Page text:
Published on September 24, 2007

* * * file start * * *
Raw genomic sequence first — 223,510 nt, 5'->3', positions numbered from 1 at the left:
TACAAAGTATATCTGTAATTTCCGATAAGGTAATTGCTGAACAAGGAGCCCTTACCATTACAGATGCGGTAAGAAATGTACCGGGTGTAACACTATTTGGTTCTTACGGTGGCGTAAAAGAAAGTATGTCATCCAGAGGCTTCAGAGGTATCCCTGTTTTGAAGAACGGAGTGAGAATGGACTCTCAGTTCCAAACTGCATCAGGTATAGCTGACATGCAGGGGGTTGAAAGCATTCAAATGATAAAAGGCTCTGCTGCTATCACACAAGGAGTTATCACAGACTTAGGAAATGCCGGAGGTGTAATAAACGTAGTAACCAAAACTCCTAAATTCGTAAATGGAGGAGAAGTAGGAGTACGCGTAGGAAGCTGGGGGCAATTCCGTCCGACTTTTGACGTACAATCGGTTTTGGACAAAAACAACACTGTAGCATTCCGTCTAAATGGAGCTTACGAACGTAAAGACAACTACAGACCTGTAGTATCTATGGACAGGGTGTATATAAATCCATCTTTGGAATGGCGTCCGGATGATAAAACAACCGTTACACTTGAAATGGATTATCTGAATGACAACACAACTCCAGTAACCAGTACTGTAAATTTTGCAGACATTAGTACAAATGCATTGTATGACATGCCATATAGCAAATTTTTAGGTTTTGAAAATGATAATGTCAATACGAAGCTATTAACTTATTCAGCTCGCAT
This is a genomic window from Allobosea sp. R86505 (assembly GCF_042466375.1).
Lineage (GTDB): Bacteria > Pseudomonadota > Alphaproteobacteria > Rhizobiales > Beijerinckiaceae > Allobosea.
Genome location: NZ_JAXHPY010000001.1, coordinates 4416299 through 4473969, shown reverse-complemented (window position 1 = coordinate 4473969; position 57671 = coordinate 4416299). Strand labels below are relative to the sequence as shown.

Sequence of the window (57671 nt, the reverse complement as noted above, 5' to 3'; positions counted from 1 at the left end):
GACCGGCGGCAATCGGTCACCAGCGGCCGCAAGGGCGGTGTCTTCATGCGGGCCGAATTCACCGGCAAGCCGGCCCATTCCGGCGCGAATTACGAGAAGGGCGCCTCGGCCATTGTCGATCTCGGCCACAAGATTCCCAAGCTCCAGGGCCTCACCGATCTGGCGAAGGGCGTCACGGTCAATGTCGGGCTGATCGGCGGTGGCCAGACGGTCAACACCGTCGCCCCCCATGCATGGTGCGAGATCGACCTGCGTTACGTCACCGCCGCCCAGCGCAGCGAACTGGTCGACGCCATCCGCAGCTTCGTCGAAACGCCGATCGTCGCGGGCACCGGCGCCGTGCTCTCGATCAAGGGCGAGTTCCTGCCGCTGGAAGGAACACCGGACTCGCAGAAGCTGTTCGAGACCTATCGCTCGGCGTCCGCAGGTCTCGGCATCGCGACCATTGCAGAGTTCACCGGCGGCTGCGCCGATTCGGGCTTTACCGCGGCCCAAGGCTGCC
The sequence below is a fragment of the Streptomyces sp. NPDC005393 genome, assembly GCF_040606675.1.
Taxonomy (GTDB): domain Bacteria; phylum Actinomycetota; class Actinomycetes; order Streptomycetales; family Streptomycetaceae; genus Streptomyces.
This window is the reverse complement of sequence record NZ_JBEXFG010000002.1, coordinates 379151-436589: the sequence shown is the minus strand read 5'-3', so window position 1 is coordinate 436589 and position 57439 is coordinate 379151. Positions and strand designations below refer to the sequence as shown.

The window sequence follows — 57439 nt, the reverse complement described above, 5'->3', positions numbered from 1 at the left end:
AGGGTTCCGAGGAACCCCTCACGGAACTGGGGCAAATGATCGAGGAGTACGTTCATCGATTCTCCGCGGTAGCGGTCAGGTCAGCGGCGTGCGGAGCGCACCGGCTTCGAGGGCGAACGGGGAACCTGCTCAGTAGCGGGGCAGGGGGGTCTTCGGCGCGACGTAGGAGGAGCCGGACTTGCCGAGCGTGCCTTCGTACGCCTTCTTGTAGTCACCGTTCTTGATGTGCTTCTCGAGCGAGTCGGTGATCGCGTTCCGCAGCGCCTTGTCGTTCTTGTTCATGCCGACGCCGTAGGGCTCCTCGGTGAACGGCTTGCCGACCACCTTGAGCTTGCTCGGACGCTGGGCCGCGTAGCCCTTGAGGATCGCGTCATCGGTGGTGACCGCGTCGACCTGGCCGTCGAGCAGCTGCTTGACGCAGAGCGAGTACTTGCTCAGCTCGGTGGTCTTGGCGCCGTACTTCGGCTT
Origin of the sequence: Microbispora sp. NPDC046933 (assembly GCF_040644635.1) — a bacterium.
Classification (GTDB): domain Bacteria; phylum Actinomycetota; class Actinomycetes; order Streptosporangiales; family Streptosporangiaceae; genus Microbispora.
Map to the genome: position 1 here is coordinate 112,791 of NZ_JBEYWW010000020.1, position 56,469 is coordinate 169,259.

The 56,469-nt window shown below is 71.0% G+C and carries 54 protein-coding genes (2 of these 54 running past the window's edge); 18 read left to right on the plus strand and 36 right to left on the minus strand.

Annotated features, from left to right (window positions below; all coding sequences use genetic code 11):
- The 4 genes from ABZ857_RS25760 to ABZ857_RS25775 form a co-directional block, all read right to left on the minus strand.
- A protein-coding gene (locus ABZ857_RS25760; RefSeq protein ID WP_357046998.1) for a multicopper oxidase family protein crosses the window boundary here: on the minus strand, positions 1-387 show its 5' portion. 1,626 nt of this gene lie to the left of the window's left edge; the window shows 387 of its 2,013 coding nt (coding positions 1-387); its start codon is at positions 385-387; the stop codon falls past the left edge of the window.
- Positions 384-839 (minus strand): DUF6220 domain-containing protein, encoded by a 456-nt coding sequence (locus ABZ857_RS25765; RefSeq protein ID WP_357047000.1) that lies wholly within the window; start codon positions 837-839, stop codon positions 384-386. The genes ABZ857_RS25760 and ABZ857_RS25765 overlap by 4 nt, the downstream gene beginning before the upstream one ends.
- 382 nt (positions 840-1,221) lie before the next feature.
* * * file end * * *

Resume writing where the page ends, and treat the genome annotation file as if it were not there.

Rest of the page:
Slide1: Patents in the Electronic (and IT) Industries Olivier Sacroug European Patent Attorney Katzarov SA Slide2: What is a patent? 'Contract' with the society You disclose your invention to the public and, as a counter-part, the government grants you with a 20 years monopoly Patents are national/regional no effects outside their jurisdiction Right to exclude others from making, using, offering for sale, selling, importing the invention Patents do not provide you with the right to make, use, offer for sale, sell or import your own invention Patentee must enforce the patent Slide3: Why should I apply for a patent? Immediate value Grants you with a property right on your inventions Gives you a monopoly on these inventions Protects your developments, Randamp;D investments Licensing opportunities Slide4: Why should I apply for a patent? (2) Indirect value To help convincing investors / partners To strengthen your position in negotiations with partners / competitors Slide5: Why are patents particularly important in the Electronic and IT industries Copying / reverse engineering is relatively easy Very active and 'aggressive' environment Slide6: Why should I not file patent application in the Electronic and IT industries Business is often faster than patent offices Slide7: WIPO Statistics Slide8: Source: Trilateral Statistical Report, 2005 edition; jointly produced by the EPO, JPO and USPTO; Edited by the JPO, 2006. Slide9: What can I protect with a patent? Almost any new and inventive technical solution Components (filters, connectors, ...) Composition of matter Machines (machine tools, electronic equipment,...) Manufacturing methods Services (e.g. over telecommunication networks) Software ?! Slide10: Example 1: connector Slide11: Example 2: electric filter Slide12: Example 3: comp. alignment Slide13: Example 4: inspection module Slide14: Example 5: billing process Slide15: Example 6: single sign-on process Slide16: How should I proceed? Start early in the development process Identify the elements of your solution / idea that bring a real commercial advantage Depending on the complexity of the project, be ready to file more than one patent application Slide17: Patents are only delivered for NEW inventions DO NOT DISCLOSE your invention before you filed a patent application Slide18: What is considered as a disclosure? publication article in a journal or a newspaper flyer abstract pre-print website, blogs, Internet postings letters, fax, emails discussion with friends public use offering for sale Slide19: What is NOT considered as a disclosure? discussions inside the company, in a lab, ... letters, faxes, emails, discussions , seminars if they are explicitly covered by a NON-DISCLOSURE AGREEMENT Slide20: In case of a disclosure by the inventor Grace period USA, Canada: 1 year Eurasia: 6 months Europe, Japan, India and most countries: 0 days Slide21: Other forms of IP protection Petty patents (utility models, modèles d’utilité, Gebrauchsmuster, etc.): usually more limited in time (5-15 years) Designs: protects only the visual aspect Topography: protects a specific design of an integrated circuit Trademarks Slide22: Where should I apply for a patent? The legal effects of a patent effects are limited to a country or a region There are no such things as 'international patents' Slide23: Where should I protect my invention? Own country of development / production Main competitors’ countries of production Main markets Slide24: Provisional patent application Short deadline (before a fair, etc.) Limited financial resources Very early stage, details of solution unclear Extend the life of the patent (pharma) MUST be transformed within 12 months Slide25: International PCT application Covers most countries Postpone strategic decisions (30 months) Postpone major costs Search report and possible examination MUST be transformed into regional/national patent applications Slide26: Direct National/Regional filings Cost effective No modification of the geographical coverage possible after 12 months from the priority date (date of first filing): requires a well-defined strategy from the start Slide27: Source: Trilateral Statistical Report, 2005 edition; jointly produced by the EPO, JPO and USPTO; Edited by the JPO, 2006. Slide28: Adapted geographical coverage: essential A single patent covering one country can be as efficient as several patents covering an entire continent If neither the competitors’ countries nor the markets are covered : no big use Slide29: Questions? Slide30: Olivier Sacroug Katzarov SA European Patent andamp; Trademark Attorneys Geneva and Basel [email protected] Tel: +41 22 342 66 30 Fax: +41 22 342 66 15 www.katzarov.com Thank You!